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Curzi v. Raub

July 30, 2010

MELODY CURZI, PLAINTIFF-RESPONDENT/ CROSS-APPELLANT,
v.
RAYMOND L. RAUB, III, AND GAIL A. RAUB, HUSBAND AND WIFE, DEFENDANTS-APPELLANTS/CROSS-RESPONDENTS, AND E. BARBARA LORENTZ FARLEY, THE ESTATE OF ROBERT FARLEY, DECEASED, JAMES SWICK, ESQ., WITH POWER OF ATTORNEY FOR E. BARBARA LORENTZ FARLEY, JAMES SWICK, ESQ., AS TRUSTEE FOR THE ESTATE OF ROBERT FARLEY, ALL INDIVIDUALLY, JOINTLY AND SEVERALLY, DEFENDANTS.
DENNIS LOSCO AND PATRICIA LOSCO, H/W, AND NICHOLAS TAURIELLO AND CAROLINE TAURIELLO, H/W, PLAINTIFFS, AND SOPHIE G. HENDERSHOT AND JAMES L. HENDERSHOT, WILLIAM F. WRIGHT AND ROSALIE WRIGHT, H/W, PLAINTIFFS-RESPONDENTS/ CROSS-APPELLANTS,
v.
RAYMOND L. RAUB, III, AND GAIL A. RAUB, DEFENDANTS-APPELLANTS/CROSS-RESPONDENTS.
RAYMOND L. RAUB, III, AND GAIL A. RAUB, HUSBAND AND WIFE, THIRD-PARTY PLAINTIFFS,
v.
MELODY CURZI, D. SCOTT CURZI, AND RICHARD G. HARDISON, THIRD-PARTY DEFENDANTS.



On appeal from the Superior Court of New Jersey, Law Division, Warren County, Docket Nos. L-283-04 and L-347-05.

The opinion of the court was delivered by: Lisa, P.J.A.D.

NOT FOR PUBLICATION WITHOUT THE APPROVAL OF THE APPELLATE DIVISION

APPROVED FOR PUBLICATION

Argued: November 9, 2009

Before Judges Lisa, Baxter and Alvarez.

The primary issue in this appeal deals with jurisdiction under the Right to Farm Act (Act), N.J.S.A. 4:1C-1 to -10.4, in the context of a private nuisance claim. Defendants Raymond L. Raub, III (Raub) and his wife Gail A. Raub own a 34 acre farm straddling Harmony and Lopatcong Townships in Warren County. In addition to that property, Raub also conducts farming operations on about 120 contiguous acres he leases from the State.

Plaintiffs are five sets of homeowners who live adjacent to Raubs' farm, some in Harmony and some in Lopatcong. In two separate actions, which were consolidated in the trial court, plaintiffs asserted various claims against the Raubs, including nuisance claims related to farming activities. Plaintiffs alleged that Raub intentionally created these nuisances with the purpose to harass them. The Raubs moved to either dismiss these claims or transfer them to the Warren County Agriculture Development Board (Board) pursuant to N.J.S.A. 4:1C-10.1a, which provides that "[a]ny person aggrieved by the operation of a commercial farm shall file a complaint with the applicable county agriculture development board . . . prior to filing an action in court." The trial court agreed with plaintiffs that the nature of the Raubs' alleged intentional tortious conduct was clearly beyond the purview of the Act and should be decided by a jury. The court further reasoned that the nuisance claims "cannot be separately heard by the agricultural board in this case because they are intertwined into a larger dispute," referring to plaintiffs' other claims involving trespass, removal of trees on plaintiffs' properties, and the validity of an access easement to a portion of the Raubs' property. The court concluded that "[i]n the context of this larger dispute, it is clear that the basis for a cause of action for nuisance is clearly unrelated to agricultural practice." The court therefore denied the Raubs' motion.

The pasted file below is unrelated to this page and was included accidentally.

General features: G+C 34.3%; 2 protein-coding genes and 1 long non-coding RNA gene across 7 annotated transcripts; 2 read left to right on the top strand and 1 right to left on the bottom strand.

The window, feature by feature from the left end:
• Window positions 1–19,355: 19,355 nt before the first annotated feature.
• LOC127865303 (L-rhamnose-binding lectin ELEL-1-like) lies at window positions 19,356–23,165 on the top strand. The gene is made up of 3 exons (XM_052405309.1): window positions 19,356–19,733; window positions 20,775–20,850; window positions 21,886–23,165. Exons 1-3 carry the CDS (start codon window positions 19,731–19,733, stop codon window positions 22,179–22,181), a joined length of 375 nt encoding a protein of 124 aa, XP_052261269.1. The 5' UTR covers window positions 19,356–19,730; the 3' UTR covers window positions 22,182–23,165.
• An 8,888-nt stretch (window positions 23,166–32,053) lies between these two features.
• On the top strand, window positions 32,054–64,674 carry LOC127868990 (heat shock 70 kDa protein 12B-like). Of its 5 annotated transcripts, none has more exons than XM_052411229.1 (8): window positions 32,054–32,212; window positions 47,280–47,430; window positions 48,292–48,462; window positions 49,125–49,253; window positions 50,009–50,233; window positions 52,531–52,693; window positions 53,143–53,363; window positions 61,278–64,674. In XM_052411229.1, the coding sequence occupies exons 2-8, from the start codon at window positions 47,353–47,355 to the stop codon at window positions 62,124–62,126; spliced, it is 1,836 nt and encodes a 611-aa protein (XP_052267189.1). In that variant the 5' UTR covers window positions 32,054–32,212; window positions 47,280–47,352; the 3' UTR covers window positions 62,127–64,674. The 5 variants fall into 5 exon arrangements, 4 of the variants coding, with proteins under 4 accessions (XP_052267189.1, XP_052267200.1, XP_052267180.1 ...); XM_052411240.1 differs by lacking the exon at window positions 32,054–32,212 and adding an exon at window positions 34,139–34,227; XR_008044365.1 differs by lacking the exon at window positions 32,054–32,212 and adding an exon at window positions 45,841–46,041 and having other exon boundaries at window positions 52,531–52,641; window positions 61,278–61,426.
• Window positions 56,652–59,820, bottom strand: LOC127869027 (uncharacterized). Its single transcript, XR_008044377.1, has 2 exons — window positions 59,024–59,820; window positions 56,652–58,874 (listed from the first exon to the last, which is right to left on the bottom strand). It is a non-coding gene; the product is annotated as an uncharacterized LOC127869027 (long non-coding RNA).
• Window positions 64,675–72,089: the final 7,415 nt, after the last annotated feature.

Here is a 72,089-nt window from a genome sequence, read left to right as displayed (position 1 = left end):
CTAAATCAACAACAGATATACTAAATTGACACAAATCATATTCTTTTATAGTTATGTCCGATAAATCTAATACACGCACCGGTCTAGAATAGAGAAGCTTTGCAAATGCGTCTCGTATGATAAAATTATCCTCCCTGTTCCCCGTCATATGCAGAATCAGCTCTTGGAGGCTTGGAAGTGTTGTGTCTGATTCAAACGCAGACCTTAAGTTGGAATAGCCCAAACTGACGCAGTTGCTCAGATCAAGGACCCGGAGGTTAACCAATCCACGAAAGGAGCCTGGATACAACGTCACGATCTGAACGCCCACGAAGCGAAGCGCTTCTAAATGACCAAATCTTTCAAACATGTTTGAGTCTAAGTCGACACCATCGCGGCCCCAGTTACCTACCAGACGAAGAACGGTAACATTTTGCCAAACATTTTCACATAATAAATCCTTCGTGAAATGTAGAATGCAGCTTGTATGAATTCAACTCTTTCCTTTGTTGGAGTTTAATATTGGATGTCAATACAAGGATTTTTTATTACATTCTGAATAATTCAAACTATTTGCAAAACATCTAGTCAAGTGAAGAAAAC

A jury trial resulted in favorable verdicts for some plaintiffs on some claims. Included were compensatory damage awards of $10,000 each to the Hendershots and the Wrights for nuisance caused by Raubs' lining up of box trailers end-to-end along their property lines; the Wrights were also awarded $40,000 in punitive damages. Raub had presented evidence that he used the trailers for the storage of hay harvested from the adjoining field, that this was the only practical place to put the trailers, and that he did not put them there to harass his neighbors. The jury also awarded Curzi nominal damages of $500 for trespass, $20,000 compensatory damages for unauthorized removal of trees from her property, and $20,000 in punitive damages. The jury returned no cause verdicts on various other claims, including some pertaining to other conduct by Raub allegedly constituting intentional nuisance arising out of farming activities. Finally, the jury found that the disputed "Deed of Easement" created a valid right-of-way for Raub to access the portion of his property he was subdividing.*fn1

In the months following the verdict: (1) the court denied the Raubs' motion to vacate the awards to the Hendershots and the Wrights for lack of jurisdiction (which the court treated as a motion for judgment notwithstanding the verdict); (2) the court conducted an abatement hearing regarding the trailers and ordered that Raub place them at least 100 feet from the WrightHendershot property line and screen them with six-foot evergreen trees at ten-foot centers; and (3) the court sua sponte, without prior notice to the parties and without a motion for remittitur having been made, reduced the Wright's punitive damage award from $40,000 to $20,000, and reduced Curzi's punitive damage award from $20,000 to $10,000.

During the trial court litigation, two proceedings were conducted by the Board regarding the trailers. The first was several months after the June 25, 2004 commencement of the litigation, but before Raubs' motion to dismiss or transfer the nuisance claims to the Board. Raub successfully sought a site-specific determination that his use of the trailers constituted an acceptable agricultural management practice. The second was to consider Lopatcong's summons charging that Raub's placement of the trailers constituted a setback violation. Hearings were held in the months preceding the jury trial of November 27 to December 20, 2006. The Board issued its dispositional resolution after the jury verdict but before the trial court addressed the Raubs' post-trial motion, conducted the abatement hearing, or reduced the punitive damage awards. The Board concluded that the trailers did not violate Lopatcong's setback ordinance and were a generally accepted agricultural practice. It allowed their continued use and placement near the property line. However, the Board limited the number of trailers to seven (from about fifteen that had been there) and required a buffer of three-foot evergreen trees on six-foot centers. In both proceedings, the Board found that the Raubs operated a "commercial farm" as defined in the Act.